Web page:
8.88    1.0507     3000   0.000350     main::handle
 3.14    0.3710    54828   0.000007     main::handle_capture
 0.77    0.0908     2870   0.000032     main::react
After
time running program:  2.5216  (82.73%)
number of calls:       105152

%Time    Sec.     #calls   sec/call  F  name
40.56    1.0228     3000   0.000341     main::handle
15.22    0.3838    54828   0.000007     main::handle_capture
 4.47    0.1128     2870   0.000039     main::meta2string
 3.31    0.0834     2870   0.000029     main::react
 2.61    0.0658    14747   0.000004     main::debug
 1.81    0.0456      237   0.000192     main::readlog
Primary changes were mostly to pregenerate a few regular expressions. Previously, I was generating the same regex every time filter() or meta2string() was being called. These small changes gave grok a serious boost in speed: what was taking 12 seconds now takes 2.5 seconds.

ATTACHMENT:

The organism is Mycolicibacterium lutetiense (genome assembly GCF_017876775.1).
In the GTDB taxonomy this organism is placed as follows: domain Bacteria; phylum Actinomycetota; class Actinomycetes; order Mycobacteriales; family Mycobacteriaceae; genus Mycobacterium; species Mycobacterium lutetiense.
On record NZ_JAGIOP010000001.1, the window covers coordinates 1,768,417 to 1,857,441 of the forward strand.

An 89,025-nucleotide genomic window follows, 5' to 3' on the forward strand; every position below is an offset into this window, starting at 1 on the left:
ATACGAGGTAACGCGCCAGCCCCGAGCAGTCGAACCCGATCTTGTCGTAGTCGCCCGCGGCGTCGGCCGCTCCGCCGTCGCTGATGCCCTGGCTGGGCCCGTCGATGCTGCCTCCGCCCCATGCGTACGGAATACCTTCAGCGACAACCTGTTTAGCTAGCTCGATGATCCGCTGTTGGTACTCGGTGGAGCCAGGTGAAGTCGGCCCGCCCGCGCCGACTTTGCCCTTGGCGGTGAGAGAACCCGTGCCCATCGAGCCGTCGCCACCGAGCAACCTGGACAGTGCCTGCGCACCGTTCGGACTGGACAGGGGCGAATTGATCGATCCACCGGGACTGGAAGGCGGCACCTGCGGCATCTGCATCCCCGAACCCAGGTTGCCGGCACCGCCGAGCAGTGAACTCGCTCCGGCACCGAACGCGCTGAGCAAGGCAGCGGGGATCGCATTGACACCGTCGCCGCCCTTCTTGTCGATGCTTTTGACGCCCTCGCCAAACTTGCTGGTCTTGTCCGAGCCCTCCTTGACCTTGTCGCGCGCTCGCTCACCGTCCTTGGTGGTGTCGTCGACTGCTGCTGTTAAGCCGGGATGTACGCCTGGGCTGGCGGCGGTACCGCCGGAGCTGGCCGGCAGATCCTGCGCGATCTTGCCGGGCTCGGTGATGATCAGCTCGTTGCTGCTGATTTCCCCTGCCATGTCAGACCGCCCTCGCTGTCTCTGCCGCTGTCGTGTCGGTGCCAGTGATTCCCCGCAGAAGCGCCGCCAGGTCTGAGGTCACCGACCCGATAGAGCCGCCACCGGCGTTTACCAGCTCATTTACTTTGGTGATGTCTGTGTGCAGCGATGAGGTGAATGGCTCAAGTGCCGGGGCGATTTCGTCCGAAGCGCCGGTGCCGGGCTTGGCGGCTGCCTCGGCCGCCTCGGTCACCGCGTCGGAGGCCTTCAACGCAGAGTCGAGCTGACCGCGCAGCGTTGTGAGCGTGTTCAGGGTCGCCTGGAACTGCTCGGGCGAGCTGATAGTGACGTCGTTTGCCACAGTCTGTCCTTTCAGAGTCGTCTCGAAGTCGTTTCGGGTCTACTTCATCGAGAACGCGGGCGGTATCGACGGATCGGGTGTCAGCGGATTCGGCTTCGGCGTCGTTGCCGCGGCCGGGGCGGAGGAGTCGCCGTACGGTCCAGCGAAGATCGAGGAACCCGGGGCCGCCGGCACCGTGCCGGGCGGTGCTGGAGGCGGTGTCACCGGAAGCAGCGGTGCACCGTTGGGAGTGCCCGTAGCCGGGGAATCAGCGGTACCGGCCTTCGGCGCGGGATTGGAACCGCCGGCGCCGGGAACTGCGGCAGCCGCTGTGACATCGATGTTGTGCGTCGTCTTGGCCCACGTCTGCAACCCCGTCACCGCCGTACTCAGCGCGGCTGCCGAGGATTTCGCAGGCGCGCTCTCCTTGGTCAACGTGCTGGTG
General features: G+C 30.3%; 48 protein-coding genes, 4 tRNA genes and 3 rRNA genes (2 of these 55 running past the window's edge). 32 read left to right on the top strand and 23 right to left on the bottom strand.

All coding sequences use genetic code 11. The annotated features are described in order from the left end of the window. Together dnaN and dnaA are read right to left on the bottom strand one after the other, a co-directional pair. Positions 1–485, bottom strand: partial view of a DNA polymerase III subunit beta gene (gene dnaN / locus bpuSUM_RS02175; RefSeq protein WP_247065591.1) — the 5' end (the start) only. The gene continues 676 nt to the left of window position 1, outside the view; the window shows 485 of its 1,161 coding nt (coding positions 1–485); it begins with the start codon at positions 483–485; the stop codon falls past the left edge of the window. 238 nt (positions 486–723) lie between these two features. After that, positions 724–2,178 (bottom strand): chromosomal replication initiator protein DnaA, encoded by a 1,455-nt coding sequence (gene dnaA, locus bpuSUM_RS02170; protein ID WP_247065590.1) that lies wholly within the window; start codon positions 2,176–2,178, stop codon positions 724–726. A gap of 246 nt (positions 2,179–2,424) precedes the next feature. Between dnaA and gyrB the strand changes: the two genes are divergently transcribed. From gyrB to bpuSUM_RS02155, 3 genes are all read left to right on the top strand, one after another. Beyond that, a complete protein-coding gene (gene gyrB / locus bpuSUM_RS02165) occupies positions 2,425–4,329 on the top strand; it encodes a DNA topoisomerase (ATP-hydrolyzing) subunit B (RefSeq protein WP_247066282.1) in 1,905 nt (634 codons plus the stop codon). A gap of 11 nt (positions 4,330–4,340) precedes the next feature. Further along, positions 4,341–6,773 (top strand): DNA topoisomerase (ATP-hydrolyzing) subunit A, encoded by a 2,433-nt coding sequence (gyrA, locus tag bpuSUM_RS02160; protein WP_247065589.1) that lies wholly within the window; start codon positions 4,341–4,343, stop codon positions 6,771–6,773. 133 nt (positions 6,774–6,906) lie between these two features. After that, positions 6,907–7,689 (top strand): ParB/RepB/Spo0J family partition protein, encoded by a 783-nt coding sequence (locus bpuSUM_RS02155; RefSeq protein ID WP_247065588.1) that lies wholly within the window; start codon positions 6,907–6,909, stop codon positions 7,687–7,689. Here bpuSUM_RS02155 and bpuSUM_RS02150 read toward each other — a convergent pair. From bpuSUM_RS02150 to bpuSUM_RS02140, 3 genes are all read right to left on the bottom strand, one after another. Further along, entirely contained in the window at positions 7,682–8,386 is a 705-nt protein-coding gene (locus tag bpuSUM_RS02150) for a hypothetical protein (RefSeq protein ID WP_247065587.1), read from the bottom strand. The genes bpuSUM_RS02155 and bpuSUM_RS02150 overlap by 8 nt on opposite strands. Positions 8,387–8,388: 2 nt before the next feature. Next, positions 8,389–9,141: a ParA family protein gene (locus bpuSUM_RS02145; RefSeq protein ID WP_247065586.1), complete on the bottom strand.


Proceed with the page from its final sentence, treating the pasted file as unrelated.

One example of a simple optimization is this:

before: my $re = join("|", map { qr/(?:$_)/ } keys(%$filters));
after:  our $re ||= join("|", map { qr/(?:$_)/ } keys(%$filters));
This may decrease readability, but it only sets $re once no matter how many times that line of code is executed. This line of code change was in the filter() function. Just doing this one simple change reduced the runtime of each filter() call by 97%; which reduces its runtime to something trivially small by comparison.

At this point, this is where I was very happy to have written tests for grok. To verify that grok still behaved properly after making these speed improvements, I just ran the tests suite. It passed, giving me some confidence in the stability of the changes.

new grok version available (20070915)